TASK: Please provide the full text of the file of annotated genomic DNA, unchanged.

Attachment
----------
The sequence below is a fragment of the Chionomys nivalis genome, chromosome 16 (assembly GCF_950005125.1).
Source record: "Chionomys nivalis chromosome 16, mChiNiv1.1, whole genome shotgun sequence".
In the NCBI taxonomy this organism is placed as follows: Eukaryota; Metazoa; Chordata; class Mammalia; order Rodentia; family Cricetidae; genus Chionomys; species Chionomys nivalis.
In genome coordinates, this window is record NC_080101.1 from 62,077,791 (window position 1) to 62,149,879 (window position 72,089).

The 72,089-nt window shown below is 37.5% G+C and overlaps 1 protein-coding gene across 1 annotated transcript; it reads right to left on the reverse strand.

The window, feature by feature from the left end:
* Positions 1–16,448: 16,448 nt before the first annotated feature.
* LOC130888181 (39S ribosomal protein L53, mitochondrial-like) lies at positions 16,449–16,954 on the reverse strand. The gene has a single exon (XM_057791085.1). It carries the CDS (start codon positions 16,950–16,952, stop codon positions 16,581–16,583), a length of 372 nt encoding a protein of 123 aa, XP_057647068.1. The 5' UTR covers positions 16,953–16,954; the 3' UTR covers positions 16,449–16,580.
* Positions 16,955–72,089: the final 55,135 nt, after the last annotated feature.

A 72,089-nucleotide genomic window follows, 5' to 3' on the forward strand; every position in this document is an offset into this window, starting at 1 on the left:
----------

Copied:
The sequence below is a fragment of the Chionomys nivalis genome, chromosome 16 (assembly GCF_950005125.1).
Source record: "Chionomys nivalis chromosome 16, mChiNiv1.1, whole genome shotgun sequence".
In the NCBI taxonomy this organism is placed as follows: Eukaryota; Metazoa; Chordata; class Mammalia; order Rodentia; family Cricetidae; genus Chionomys; species Chionomys nivalis.
In genome coordinates, this window is record NC_080101.1 from 62,077,791 (window position 1) to 62,149,879 (window position 72,089).

The 72,089-nt window shown below is 37.5% G+C and overlaps 1 protein-coding gene across 1 annotated transcript; it reads right to left on the reverse strand.

The window, feature by feature from the left end:
* Positions 1–16,448: 16,448 nt before the first annotated feature.
* LOC130888181 (39S ribosomal protein L53, mitochondrial-like) lies at positions 16,449–16,954 on the reverse strand. The gene has a single exon (XM_057791085.1). It carries the CDS (start codon positions 16,950–16,952, stop codon positions 16,581–16,583), a length of 372 nt encoding a protein of 123 aa, XP_057647068.1. The 5' UTR covers positions 16,953–16,954; the 3' UTR covers positions 16,449–16,580.
* Positions 16,955–72,089: the final 55,135 nt, after the last annotated feature.

A 72,089-nucleotide genomic window follows, 5' to 3' on the forward strand; every position in this document is an offset into this window, starting at 1 on the left: